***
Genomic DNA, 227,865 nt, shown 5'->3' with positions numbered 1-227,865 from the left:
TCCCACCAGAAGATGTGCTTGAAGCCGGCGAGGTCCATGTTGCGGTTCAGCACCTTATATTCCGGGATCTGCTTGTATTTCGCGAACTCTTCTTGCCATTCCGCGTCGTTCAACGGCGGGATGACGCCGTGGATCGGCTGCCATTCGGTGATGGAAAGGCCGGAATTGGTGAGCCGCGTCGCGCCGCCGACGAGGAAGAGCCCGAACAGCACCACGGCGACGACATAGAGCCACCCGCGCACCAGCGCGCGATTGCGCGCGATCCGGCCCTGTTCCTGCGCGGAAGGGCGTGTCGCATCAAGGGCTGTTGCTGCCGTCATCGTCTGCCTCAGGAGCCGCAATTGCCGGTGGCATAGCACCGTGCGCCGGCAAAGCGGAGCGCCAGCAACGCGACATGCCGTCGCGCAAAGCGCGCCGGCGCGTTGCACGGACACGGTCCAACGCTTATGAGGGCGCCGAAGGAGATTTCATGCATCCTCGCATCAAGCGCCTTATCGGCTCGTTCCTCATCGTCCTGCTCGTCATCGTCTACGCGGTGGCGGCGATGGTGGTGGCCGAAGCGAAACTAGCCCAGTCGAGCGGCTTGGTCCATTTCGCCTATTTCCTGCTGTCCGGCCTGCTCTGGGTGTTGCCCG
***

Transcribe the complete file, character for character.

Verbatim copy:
Genomic DNA, 227,865 nt, shown 5'->3' with positions numbered 1-227,865 from the left:
TCCCACCAGAAGATGTGCTTGAAGCCGGCGAGGTCCATGTTGCGGTTCAGCACCTTATATTCCGGGATCTGCTTGTATTTCGCGAACTCTTCTTGCCATTCCGCGTCGTTCAACGGCGGGATGACGCCGTGGATCGGCTGCCATTCGGTGATGGAAAGGCCGGAATTGGTGAGCCGCGTCGCGCCGCCGACGAGGAAGAGCCCGAACAGCACCACGGCGACGACATAGAGCCACCCGCGCACCAGCGCGCGATTGCGCGCGATCCGGCCCTGTTCCTGCGCGGAAGGGCGTGTCGCATCAAGGGCTGTTGCTGCCGTCATCGTCTGCCTCAGGAGCCGCAATTGCCGGTGGCATAGCACCGTGCGCCGGCAAAGCGGAGCGCCAGCAACGCGACATGCCGTCGCGCAAAGCGCGCCGGCGCGTTGCACGGACACGGTCCAACGCTTATGAGGGCGCCGAAGGAGATTTCATGCATCCTCGCATCAAGCGCCTTATCGGCTCGTTCCTCATCGTCCTGCTCGTCATCGTCTACGCGGTGGCGGCGATGGTGGTGGCCGAAGCGAAACTAGCCCAGTCGAGCGGCTTGGTCCATTTCGCCTATTTCCTGCTGTCCGGCCTGCTCTGGGTGTTGCCCG